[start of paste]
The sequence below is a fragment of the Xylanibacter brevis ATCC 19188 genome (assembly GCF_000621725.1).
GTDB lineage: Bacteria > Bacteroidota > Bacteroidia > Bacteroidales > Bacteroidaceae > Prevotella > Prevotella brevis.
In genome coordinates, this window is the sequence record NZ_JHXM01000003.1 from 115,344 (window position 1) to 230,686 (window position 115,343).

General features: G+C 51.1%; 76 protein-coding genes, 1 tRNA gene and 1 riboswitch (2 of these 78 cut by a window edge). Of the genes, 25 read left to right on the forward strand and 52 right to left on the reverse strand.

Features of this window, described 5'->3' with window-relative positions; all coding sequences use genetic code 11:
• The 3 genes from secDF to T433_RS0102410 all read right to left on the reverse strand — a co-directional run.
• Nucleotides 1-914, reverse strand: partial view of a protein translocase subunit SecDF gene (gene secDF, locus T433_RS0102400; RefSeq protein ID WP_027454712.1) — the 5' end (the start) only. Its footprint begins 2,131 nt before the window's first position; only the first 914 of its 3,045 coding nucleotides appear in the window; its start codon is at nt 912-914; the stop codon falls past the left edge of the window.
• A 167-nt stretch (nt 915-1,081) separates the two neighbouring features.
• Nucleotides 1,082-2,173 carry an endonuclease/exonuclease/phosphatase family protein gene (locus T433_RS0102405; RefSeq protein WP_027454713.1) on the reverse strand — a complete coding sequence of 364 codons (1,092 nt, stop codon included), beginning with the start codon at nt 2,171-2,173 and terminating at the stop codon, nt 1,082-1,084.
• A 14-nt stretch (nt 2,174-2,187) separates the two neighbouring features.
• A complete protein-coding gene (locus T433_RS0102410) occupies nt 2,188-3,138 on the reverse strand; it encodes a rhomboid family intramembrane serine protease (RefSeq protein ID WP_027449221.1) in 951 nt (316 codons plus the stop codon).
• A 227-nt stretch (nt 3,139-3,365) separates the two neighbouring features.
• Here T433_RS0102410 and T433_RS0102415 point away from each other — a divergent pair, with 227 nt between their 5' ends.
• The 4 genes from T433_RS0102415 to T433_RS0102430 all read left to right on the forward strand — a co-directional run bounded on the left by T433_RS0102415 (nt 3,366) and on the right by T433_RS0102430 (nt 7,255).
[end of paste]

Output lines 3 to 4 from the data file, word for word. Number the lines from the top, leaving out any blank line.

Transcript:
In genome coordinates, this window is the sequence record NZ_JHXM01000003.1 from 115,344 (window position 1) to 230,686 (window position 115,343).

General features: G+C 51.1%; 76 protein-coding genes, 1 tRNA gene and 1 riboswitch (2 of these 78 cut by a window edge). Of the genes, 25 read left to right on the forward strand and 52 right to left on the reverse strand.